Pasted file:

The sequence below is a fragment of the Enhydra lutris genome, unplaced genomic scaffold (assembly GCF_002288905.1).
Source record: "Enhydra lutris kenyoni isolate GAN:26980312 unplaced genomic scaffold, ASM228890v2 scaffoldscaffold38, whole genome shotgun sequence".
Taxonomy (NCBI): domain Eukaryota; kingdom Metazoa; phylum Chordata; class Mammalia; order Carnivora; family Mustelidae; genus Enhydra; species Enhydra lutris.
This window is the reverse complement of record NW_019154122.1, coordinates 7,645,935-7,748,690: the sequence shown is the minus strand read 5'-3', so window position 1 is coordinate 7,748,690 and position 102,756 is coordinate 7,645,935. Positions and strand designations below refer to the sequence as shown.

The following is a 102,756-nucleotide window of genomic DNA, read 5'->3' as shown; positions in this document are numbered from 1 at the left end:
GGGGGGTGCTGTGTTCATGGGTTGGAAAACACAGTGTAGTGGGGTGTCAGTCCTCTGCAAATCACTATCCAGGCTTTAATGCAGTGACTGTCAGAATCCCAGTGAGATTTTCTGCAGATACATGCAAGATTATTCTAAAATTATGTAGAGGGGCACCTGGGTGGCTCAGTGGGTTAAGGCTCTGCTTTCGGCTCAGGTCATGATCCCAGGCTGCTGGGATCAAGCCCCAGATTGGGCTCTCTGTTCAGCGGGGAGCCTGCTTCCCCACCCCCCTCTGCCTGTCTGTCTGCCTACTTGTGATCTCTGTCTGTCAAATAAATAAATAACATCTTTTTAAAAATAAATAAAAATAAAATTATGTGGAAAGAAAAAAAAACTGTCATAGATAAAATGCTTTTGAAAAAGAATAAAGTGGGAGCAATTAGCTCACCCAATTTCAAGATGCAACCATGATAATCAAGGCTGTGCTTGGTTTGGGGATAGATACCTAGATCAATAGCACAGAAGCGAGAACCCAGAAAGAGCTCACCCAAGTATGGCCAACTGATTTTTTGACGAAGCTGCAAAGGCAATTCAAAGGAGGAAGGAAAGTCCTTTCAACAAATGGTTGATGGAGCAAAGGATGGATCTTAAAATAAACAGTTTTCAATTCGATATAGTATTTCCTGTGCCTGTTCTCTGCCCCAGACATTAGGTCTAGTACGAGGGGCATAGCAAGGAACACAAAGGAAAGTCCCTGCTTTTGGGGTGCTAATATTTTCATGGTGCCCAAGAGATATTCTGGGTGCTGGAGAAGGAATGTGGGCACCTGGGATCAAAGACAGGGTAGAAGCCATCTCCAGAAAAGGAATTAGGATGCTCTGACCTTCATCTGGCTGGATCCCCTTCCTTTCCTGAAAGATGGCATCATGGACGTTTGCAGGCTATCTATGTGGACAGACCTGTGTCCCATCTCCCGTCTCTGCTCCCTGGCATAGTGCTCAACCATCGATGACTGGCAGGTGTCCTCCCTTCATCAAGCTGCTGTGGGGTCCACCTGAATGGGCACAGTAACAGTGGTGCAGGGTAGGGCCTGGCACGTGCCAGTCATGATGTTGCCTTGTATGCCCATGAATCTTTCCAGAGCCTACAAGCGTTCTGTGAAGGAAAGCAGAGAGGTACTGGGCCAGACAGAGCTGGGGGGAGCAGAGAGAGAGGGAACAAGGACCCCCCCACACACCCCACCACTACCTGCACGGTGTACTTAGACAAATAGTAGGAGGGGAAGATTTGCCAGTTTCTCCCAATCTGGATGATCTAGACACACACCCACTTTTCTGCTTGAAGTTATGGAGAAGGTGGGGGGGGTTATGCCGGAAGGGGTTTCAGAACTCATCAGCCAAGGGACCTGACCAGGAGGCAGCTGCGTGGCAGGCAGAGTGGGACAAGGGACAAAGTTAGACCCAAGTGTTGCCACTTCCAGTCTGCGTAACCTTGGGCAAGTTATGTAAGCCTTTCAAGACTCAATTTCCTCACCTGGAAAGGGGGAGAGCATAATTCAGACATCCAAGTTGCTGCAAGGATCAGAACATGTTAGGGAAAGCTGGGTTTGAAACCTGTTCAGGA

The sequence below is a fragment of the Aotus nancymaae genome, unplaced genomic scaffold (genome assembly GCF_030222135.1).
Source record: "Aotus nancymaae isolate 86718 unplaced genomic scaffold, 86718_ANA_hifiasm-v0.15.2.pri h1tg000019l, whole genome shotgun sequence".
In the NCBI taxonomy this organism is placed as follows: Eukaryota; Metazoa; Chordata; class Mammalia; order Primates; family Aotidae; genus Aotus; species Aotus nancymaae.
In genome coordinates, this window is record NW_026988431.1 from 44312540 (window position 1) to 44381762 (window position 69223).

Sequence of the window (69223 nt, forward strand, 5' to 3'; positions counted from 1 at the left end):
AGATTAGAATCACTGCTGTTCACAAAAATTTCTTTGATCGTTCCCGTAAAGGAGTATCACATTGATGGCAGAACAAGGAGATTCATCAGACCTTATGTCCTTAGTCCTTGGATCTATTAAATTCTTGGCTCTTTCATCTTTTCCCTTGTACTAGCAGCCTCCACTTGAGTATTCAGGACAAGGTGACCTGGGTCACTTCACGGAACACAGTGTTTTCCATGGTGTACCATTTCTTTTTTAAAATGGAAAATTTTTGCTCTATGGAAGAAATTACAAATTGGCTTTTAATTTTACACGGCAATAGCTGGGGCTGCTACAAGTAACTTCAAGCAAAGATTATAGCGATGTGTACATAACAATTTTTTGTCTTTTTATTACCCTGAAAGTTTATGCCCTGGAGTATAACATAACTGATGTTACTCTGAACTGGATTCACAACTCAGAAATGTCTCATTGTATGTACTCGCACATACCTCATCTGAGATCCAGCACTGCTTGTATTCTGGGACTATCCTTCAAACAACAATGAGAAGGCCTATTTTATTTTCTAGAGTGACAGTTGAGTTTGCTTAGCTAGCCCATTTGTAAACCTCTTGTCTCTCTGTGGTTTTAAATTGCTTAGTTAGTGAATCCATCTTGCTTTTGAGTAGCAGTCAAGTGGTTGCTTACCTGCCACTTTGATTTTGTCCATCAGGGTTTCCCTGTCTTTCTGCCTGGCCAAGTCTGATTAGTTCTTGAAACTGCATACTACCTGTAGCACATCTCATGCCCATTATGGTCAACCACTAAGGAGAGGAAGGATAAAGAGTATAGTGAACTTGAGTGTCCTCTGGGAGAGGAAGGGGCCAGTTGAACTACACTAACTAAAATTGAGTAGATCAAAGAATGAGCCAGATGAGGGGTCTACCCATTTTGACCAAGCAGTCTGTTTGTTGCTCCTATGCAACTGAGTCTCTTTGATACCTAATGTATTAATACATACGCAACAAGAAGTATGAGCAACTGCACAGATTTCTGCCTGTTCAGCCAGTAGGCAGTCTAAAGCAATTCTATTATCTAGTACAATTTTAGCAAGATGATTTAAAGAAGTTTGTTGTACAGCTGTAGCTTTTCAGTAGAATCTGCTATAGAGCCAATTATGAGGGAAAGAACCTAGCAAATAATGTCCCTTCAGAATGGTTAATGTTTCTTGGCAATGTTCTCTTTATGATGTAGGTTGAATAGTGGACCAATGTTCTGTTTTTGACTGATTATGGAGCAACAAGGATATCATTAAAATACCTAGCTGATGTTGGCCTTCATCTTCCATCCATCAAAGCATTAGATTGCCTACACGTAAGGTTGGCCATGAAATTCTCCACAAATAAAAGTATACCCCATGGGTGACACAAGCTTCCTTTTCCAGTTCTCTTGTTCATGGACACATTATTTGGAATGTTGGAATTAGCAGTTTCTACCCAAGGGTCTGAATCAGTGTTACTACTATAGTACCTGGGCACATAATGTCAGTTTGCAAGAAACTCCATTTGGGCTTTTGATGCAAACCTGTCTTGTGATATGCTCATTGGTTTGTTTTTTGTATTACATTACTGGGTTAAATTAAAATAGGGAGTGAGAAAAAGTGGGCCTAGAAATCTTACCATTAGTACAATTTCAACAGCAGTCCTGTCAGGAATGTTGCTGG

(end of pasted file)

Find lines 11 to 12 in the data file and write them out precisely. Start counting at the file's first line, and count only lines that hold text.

Sequence of the window (69223 nt, forward strand, 5' to 3'; positions counted from 1 at the left end):
AGATTAGAATCACTGCTGTTCACAAAAATTTCTTTGATCGTTCCCGTAAAGGAGTATCACATTGATGGCAGAACAAGGAGATTCATCAGACCTTATGTCCTTAGTCCTTGGATCTATTAAATTCTTGGCTCTTTCATCTTTTCCCTTGTACTAGCAGCCTCCACTTGAGTATTCAGGACAAGGTGACCTGGGTCACTTCACGGAACACAGTGTTTTCCATGGTGTACCATTTCTTTTTTAAAATGGAAAATTTTTGCTCTATGGAAGAAATTACAAATTGGCTTTTAATTTTACACGGCAATAGCTGGGGCTGCTACAAGTAACTTCAAGCAAAGATTATAGCGATGTGTACATAACAATTTTTTGTCTTTTTATTACCCTGAAAGTTTATGCCCTGGAGTATAACATAACTGATGTTACTCTGAACTGGATTCACAACTCAGAAATGTCTCATTGTATGTACTCGCACATACCTCATCTGAGATCCAGCACTGCTTGTATTCTGGGACTATCCTTCAAACAACAATGAGAAGGCCTATTTTATTTTCTAGAGTGACAGTTGAGTTTGCTTAGCTAGCCCATTTGTAAACCTCTTGTCTCTCTGTGGTTTTAAATTGCTTAGTTAGTGAATCCATCTTGCTTTTGAGTAGCAGTCAAGTGGTTGCTTACCTGCCACTTTGATTTTGTCCATCAGGGTTTCCCTGTCTTTCTGCCTGGCCAAGTCTGATTAGTTCTTGAAACTGCATACTACCTGTAGCACATCTCATGCCCATTATGGTCAACCACTAAGGAGAGGAAGGATAAAGAGTATAGTGAACTTGAGTGTCCTCTGGGAGAGGAAGGGGCCAGTTGAACTACACTAACTAAAATTGAGTAGATCAAAGAATGAGCCAGATGAGGGGTCTACCCATTTTGACCAAGCAGTCTGTTTGTTGCTCCTATGCAACTGAGTCTCTTTGATACCTAATGTATTAATACATACGCAACAAGAAGTATGAGCAACTGCACAGATTTCTGCCTGTTCAGCCAGTAGGCAGTCTAAAGCAATTCTATTATCTAGTACAATTTTAGCAAGATGATTTAAAGAAGTTTGTTGTACAGCTGTAGCTTTTCAGTAGAATCTGCTATAGAGCCAATTATGAGGGAAAGAACCTAGCAAATAATGTCCCTTCAGAATGGTTAATGTTTCTTGGCAATGTTCTCTTTATGATGTAGGTTGAATAGTGGACCAATGTTCTGTTTTTGACTGATTATGGAGCAACAAGGATATCATTAAAATACCTAGCTGATGTTGGCCTTCATCTTCCATCCATCAAAGCATTAGATTGCCTACACGTAAGGTTGGCCATGAAATTCTCCACAAATAAAAGTATACCCCATGGGTGACACAAGCTTCCTTTTCCAGTTCTCTTGTTCATGGACACATTATTTGGAATGTTGGAATTAGCAGTTTCTACCCAAGGGTCTGAATCAGTGTTACTACTATAGTACCTGGGCACATAATGTCAGTTTGCAAGAAACTCCATTTGGGCTTTTGATGCAAACCTGTCTTGTGATATGCTCATTGGTTTGTTTTTTGTATTACATTACTGGGTTAAATTAAAATAGGGAGTGAGAAAAAGTGGGCCTAGAAATCTTACCATTAGTACAATTTCAACAGCAGTCCTGTCAGGAATGTTGCTGG